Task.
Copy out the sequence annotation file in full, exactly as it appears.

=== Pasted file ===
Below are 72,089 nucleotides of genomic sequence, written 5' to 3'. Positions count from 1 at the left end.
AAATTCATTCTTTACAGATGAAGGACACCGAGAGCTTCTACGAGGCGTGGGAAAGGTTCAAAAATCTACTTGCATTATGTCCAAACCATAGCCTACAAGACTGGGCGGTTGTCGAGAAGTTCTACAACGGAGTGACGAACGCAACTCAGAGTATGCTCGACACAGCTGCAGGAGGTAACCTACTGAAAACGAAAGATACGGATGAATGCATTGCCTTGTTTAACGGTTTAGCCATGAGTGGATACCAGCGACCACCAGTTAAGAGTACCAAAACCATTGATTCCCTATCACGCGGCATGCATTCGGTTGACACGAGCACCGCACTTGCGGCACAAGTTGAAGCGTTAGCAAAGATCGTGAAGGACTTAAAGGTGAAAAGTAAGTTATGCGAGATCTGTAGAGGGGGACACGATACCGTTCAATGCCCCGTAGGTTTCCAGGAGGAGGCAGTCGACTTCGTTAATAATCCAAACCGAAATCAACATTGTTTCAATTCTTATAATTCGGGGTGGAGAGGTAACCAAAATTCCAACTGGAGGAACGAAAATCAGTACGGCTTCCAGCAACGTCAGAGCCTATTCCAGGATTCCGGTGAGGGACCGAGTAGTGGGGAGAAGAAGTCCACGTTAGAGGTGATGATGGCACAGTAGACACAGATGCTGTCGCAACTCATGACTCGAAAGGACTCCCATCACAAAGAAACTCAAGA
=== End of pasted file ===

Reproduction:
Below are 72,089 nucleotides of genomic sequence, written 5' to 3'. Positions count from 1 at the left end.
AAATTCATTCTTTACAGATGAAGGACACCGAGAGCTTCTACGAGGCGTGGGAAAGGTTCAAAAATCTACTTGCATTATGTCCAAACCATAGCCTACAAGACTGGGCGGTTGTCGAGAAGTTCTACAACGGAGTGACGAACGCAACTCAGAGTATGCTCGACACAGCTGCAGGAGGTAACCTACTGAAAACGAAAGATACGGATGAATGCATTGCCTTGTTTAACGGTTTAGCCATGAGTGGATACCAGCGACCACCAGTTAAGAGTACCAAAACCATTGATTCCCTATCACGCGGCATGCATTCGGTTGACACGAGCACCGCACTTGCGGCACAAGTTGAAGCGTTAGCAAAGATCGTGAAGGACTTAAAGGTGAAAAGTAAGTTATGCGAGATCTGTAGAGGGGGACACGATACCGTTCAATGCCCCGTAGGTTTCCAGGAGGAGGCAGTCGACTTCGTTAATAATCCAAACCGAAATCAACATTGTTTCAATTCTTATAATTCGGGGTGGAGAGGTAACCAAAATTCCAACTGGAGGAACGAAAATCAGTACGGCTTCCAGCAACGTCAGAGCCTATTCCAGGATTCCGGTGAGGGACCGAGTAGTGGGGAGAAGAAGTCCACGTTAGAGGTGATGATGGCACAGTAGACACAGATGCTGTCGCAACTCATGACTCGAAAGGACTCCCATCACAAAGAAACTCAAGA